Estimating Streambed Hydraulic Conductivity for Selected Streams in the Mississippi Alluvial Plain Using Continuous Resistivity Profiling Methods—Delta Region

Scientific Investigations Map 3500
Prepared in cooperation with the Arkansas Department of Health, Arkansas Game and Fish Commission, Delta Council, Delta FARM, Delta Sustainable Water Resources Task Force, Delta Wildlife HydroGeophysics Group, Aarhus University, Mississippi Department of Environmental Quality, Mississippi State University, Missouri Department of Natural Resources, The Nature Conservancy, U.S. Army Corps of Engineers, U.S. Department of Agriculture-Agricultural Research Service, University of Arkansas, University of Mississippi, Yazoo Mississippi Delta Joint Water Management District
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 The Mississippi Alluvial Plain is one of the most important agricultural regions in the United States, and crop productivity relies on groundwater irrigation from an aquifer system whose full capacity is unknown. Groundwater withdrawals from the Mississippi River Valley alluvial aquifer have resulted in substantial groundwater-level declines and reductions in base flow in streams within the Mississippi Alluvial Plain. These effects are limiting well production and threatening future water availability in the region.

A comprehensive assessment of water availability in the Mississippi Alluvial Plain is critically important for making well-informed management decisions about sustainability, establishing best practices for water use, and predicting changes to water levels in the Mississippi Alluvial Plain over the next 50–100 years. The first step in the new regional modeling effort was to run the existing Mississippi Embayment Regional Aquifer Study (MERAS) model and perform data-worth and uncertainty analyses to prioritize data collection efforts to improve model forecasts. Parameter estimation indicated that streambed conductance was one of the variables that the model was most sensitive to, but little data were available to constrain those general estimates.

From this characterization of the existing data, a map of the streams that the MERAS model was most sensitive to was created by the U.S. Geological Survey to guide the collection of 862 kilometers of waterborne resistivity surveys within the Delta region of Mississippi to characterize streambed lithology. This technique characterizes the streambed itself and the 15–30 meters below the streambed that control the exchange of water between the stream and the alluvial aquifer. These data can be used to map changes in the lithology of the streambed and identify areas of potential groundwater/surface-water exchange. Additionally, electrical and nuclear well logs from the study area were compared to facilitate the development of a petrophysical relation between the waterborne resistivity data and hydraulic conductivity. Resistivity values may then be used as a cost-effective way to approximate aquifer hydraulic conductivity distributions for use in regional groundwater models.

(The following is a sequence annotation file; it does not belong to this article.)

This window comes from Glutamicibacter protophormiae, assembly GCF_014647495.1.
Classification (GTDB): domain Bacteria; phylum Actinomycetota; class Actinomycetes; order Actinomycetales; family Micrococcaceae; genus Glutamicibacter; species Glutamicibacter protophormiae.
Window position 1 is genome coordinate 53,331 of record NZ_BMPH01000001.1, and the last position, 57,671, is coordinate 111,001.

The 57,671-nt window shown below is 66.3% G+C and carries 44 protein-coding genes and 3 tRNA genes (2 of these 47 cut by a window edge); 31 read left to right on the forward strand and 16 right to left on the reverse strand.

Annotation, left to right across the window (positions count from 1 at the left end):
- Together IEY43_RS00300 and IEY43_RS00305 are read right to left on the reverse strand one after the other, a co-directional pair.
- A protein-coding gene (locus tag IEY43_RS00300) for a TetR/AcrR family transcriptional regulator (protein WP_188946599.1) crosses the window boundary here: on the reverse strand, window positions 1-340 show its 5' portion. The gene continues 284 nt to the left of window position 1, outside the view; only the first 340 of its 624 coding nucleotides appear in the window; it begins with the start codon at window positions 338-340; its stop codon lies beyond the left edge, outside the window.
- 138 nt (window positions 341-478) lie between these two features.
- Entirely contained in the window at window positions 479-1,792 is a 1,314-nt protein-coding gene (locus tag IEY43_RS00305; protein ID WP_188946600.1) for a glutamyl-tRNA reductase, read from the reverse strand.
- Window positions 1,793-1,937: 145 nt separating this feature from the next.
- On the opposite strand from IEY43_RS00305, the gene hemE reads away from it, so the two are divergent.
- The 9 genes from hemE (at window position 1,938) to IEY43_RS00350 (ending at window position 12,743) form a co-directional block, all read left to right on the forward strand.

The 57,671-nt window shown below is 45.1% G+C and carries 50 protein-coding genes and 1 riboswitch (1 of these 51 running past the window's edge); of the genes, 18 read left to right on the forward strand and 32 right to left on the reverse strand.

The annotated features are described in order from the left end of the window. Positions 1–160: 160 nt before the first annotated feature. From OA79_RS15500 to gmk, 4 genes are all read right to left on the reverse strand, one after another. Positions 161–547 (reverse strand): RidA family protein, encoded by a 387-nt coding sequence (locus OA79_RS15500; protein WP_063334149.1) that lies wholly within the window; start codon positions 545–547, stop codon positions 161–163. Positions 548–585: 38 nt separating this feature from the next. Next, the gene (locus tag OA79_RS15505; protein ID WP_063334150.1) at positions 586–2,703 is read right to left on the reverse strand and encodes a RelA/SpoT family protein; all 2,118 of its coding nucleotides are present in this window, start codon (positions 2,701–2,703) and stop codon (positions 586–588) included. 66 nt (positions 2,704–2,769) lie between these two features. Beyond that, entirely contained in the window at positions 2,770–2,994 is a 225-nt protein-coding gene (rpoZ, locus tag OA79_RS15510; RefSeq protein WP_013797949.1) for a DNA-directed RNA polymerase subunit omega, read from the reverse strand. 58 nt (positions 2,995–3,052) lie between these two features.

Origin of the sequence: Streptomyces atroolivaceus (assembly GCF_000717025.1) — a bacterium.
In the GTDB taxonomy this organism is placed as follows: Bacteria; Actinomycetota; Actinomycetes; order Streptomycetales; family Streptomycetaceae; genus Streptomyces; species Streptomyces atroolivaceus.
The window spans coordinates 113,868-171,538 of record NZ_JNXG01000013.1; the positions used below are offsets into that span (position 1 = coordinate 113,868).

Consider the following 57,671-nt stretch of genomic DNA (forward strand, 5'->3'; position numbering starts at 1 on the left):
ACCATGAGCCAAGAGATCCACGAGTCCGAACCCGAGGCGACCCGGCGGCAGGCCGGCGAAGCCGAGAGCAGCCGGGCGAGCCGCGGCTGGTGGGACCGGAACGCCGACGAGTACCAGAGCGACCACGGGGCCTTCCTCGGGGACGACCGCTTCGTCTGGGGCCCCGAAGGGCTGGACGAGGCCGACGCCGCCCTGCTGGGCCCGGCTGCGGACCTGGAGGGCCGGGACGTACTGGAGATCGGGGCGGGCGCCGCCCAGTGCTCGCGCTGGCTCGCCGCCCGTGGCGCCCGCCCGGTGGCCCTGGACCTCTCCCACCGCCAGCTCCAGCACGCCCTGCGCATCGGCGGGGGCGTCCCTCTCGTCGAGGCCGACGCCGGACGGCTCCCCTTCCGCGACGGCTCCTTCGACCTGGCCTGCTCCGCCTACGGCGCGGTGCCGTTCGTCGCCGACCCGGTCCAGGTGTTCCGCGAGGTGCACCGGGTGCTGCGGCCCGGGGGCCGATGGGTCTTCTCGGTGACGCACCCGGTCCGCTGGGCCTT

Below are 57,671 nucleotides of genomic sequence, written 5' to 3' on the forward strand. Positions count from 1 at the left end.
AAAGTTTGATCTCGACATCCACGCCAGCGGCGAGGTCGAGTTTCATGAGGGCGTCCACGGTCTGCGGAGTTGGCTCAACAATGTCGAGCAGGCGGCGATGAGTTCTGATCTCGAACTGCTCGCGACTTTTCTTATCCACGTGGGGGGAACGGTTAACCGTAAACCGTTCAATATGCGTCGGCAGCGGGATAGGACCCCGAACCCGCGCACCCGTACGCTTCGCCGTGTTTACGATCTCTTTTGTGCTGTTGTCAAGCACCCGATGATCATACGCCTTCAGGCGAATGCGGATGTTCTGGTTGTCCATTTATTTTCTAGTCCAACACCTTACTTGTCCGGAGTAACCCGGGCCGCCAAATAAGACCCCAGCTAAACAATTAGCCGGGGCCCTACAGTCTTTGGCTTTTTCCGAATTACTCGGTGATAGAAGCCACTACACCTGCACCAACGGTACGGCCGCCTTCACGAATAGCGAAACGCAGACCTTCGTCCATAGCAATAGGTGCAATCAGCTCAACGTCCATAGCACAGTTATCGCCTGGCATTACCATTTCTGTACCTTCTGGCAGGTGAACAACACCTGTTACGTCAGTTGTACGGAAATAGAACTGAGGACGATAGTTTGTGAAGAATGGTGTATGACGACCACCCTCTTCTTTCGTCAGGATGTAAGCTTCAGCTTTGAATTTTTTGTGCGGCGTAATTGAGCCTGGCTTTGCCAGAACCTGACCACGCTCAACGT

Suggested Citation

Adams, R.F., Miller, B.V., Kress, W.H., Minsley, B.J., and Rigby, J.R., 2023, Estimating streambed hydraulic conductivity for selected streams in the Mississippi Alluvial Plain using continuous resistivity profiling methods—Delta region: U.S. Geological Survey Scientific Investigations Map 3500, 2 sheets,

ISSN: 2329-132X (online)

Study Area

Table of Contents

  • Introduction
  • Surficial Geology
  • Methods
  • Waterborne Resistivity
  • Estimated Hydraulic Conductivity
  • Figure Annotations
  • References Cited
Publication type Report
Publication Subtype USGS Numbered Series
Title Estimating streambed hydraulic conductivity for selected streams in the Mississippi Alluvial Plain using continuous resistivity profiling methods—Delta region
Series title Scientific Investigations Map
Series number 3500
DOI 10.3133/sim3500
Year Published 2023
Language English
Publisher U.S. Geological Survey
Publisher location Reston, VA
Contributing office(s) Lower Mississippi-Gulf Water Science Center
Description 2 Sheets: 45.00 x 34.25 inches and 45.00 x 34.55 inches
Country United States
State Arkansas, Louisiana, Mississippi
Other Geospatial Mississippi Alluvial Plain
Online Only (Y/N) Y
Google Analytic Metrics Metrics page
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